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UCC pastor decides to risk arrest to bear witness

Becky Withington, pastor of New Pilgrims Community Church in Anacortes, had been preaching since early May about issues the Poor People’s Campaign is uplifting and told her congregation she was going to Olympia on Monday, May 28, to participate in the rally.

Police arrest Becky Withington.         Photo courtesy of Becky Withington

At the training in the morning, she decided she would be of support to those willing to risk arrest, bringing water and protein bars, but she also learned about civil disobedience.

“My decision to risk arrest was last minute,” she said.  “I believe engaging in civil disobedience would heighten awareness of the issue.”

Becky felt it would underscore the seriousness of the issues if people were willing to risk arrest.

In a sense it was a last-minute decision, but it was also a natural step for her as an ordained minister, “walking the social justice path of Jesus as part of my call,” she said. 

“I’m also a peaceful, law abiding citizen who believes in the rule of law.  Sometimes those two ways of life come into conflict,” she added.

After the training, she and nearly 100 others joined the rally on the Capitol steps with 300 listening to speakers. 

After the rally, Becky was with a group of 50 who levt the Capitol to march, sing and chant.

She was with 16 who surrounded a state patrol SUV, circled it and sat down on the street, blocking the officer from leaving. 

He started the vehicle and put it in gear, inching forward, but “we didn’t budge,” she said.

After two hours, the Olympia police warned the group to disperse or be arrested.

“The arrest was catch and release.  Two police officers took each of us two blocks away to an officer with a computer,” Becky said.  “They scanned our driver’s licenses and gave us an arraignment date.

“We wanted to raise visibility by being arrested.  They wanted to minimize the visibility of our witness,” she said.

Stephen O'Bent was with a group arrested the second week for sitting in the Capitol rotunda. He is seated on the right, third from the front in the light t-shirt. Photo courtesy of Steve Clagett

Stephen O’Bent, associate minister of music at First Congregational UCC in Bellevue was arrested on May 21. On June 4, Tad Anderson, parish visitor at Plymouth, was arrested, and then on June 18, Kelle was among those arrested.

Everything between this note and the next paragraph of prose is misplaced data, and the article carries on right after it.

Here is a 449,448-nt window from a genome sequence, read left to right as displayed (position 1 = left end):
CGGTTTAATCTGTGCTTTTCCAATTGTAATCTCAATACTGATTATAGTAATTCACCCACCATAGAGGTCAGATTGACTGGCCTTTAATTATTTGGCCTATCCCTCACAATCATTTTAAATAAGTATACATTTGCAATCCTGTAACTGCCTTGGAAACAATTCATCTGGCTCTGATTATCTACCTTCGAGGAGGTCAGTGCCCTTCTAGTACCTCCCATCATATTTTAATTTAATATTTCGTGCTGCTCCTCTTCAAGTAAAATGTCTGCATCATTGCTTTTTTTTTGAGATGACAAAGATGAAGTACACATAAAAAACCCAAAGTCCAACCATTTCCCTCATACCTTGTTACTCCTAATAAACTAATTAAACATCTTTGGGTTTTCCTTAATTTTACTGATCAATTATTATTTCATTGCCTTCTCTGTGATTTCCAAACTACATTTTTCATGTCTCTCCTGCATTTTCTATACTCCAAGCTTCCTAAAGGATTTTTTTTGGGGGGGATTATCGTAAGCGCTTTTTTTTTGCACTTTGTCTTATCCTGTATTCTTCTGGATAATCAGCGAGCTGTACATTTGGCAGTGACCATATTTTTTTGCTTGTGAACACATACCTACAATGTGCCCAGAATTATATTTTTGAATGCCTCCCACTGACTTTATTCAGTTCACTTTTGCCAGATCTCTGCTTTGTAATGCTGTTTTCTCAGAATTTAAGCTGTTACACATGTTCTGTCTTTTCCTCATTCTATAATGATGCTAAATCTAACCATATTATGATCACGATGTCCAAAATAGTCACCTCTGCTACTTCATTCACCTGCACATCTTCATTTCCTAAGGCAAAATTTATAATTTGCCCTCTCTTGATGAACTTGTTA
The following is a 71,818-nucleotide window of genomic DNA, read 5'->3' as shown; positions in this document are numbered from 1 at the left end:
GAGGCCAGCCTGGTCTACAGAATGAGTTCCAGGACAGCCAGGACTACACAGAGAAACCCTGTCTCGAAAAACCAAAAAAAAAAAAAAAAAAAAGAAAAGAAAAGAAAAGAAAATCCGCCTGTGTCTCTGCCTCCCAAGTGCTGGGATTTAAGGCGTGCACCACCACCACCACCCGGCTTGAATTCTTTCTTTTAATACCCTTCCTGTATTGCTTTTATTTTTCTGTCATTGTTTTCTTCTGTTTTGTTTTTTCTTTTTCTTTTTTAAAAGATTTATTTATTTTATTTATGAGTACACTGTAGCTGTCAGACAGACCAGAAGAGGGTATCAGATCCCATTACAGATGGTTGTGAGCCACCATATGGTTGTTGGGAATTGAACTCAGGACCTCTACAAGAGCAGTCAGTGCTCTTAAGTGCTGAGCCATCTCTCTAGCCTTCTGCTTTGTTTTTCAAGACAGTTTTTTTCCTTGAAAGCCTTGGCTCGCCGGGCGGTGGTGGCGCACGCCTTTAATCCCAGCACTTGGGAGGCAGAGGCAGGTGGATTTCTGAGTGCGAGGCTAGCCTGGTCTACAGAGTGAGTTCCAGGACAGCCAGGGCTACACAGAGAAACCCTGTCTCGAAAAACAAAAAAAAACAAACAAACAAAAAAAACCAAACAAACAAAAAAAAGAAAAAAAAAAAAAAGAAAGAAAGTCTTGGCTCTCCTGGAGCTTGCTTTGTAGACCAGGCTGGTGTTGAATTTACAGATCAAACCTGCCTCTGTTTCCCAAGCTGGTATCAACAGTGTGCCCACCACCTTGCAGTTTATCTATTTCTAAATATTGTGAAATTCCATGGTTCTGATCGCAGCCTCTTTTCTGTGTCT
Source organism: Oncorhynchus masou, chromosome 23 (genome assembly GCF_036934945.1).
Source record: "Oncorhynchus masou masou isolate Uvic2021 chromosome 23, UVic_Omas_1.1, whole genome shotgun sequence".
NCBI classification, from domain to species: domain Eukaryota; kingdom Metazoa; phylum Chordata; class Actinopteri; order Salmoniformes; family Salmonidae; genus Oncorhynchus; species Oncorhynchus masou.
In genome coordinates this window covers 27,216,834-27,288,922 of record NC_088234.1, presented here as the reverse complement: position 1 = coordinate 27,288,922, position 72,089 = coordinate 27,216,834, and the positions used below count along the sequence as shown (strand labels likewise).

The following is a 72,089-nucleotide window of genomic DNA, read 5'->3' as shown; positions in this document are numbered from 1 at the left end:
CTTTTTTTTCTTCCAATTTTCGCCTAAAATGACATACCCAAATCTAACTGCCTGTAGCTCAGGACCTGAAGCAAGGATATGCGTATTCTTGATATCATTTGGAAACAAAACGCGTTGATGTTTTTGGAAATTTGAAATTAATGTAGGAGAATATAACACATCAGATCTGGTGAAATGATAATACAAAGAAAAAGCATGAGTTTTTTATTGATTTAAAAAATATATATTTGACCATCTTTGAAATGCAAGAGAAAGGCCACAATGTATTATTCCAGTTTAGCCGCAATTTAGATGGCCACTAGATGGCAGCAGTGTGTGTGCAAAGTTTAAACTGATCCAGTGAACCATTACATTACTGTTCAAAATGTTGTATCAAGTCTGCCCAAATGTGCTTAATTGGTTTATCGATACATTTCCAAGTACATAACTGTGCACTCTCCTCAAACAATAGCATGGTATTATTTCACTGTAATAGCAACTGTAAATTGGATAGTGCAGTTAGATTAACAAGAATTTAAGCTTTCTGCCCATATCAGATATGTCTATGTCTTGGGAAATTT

For Becky, the arraignment was 10 days later on June 6. 

Before then, the group talked with an attorney working with the Poor People’s Campaign in Washington state. 

Becky said that they were advised to sign up for a public defender.

The public defender then met with the campaign lawyer to “discuss constructive ways for those arrested to be heard without imposing on the public defenders’ time and ability to serve other clients, she said. 

“So we know our actions had some effect,” she said.

That day, the public defender read each person’s charge and said the misdemeanor could be reduced to an infraction and a $56 fine. 

Each accepted agreement, because there is no record with an infraction.

“I wondered if we had been people of color if our arrests might have been more rough and if we would so easily have had our sentences reduced,” Becky said.

When she had returned to tell the church she had been arrested, she found people not only supportive, but also proud.

Martin Luther King Jr. said, “An individual who breaks a law that conscience tells him is unjust, and who willingly accepts the penalty of imprisonment in order to arouse the conscience of the community over its injustice, is in reality expressing the highest respect for the law.”

King planned a Poor People’s Campaign 50 years ago before his assassination in 1968. 

This campaign renews that effort, uniting tens of thousands of people across the U.S. to challenge the evils of systemic racism, poverty, the war economy, ecological devastation and the nation’s distorted morality, she said.

“Many clergy are supporting the call for moral revival by participating in rallies and civil disobedience,” she said. 

“As a Christian minister and activist, I felt called to join them,” Becky said.

The theme for May 28, Memorial Day, was ending the war economy and gun violence.

Members of Veterans Against War spoke. 

“One choked up as he described his grandfather’s suicide after returning from combat with mental illness that went untreated for years because of the backlog at Veterans Affairs,” Becky said.

“So many have sacrificed so much and been treated so badly by our criminal justice system, and so many are suffering from systemic racism, poverty, the war economy, ecological devastation and more,” she said.

“As I live into this call to take more action to protest the true injustices taking place in our country, I ask for prayers and urge others to follow their own call and conscience as we work together to bring about the Culture of God,” Becky requested.

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Pacific Northwest United Church News © Summer 2018


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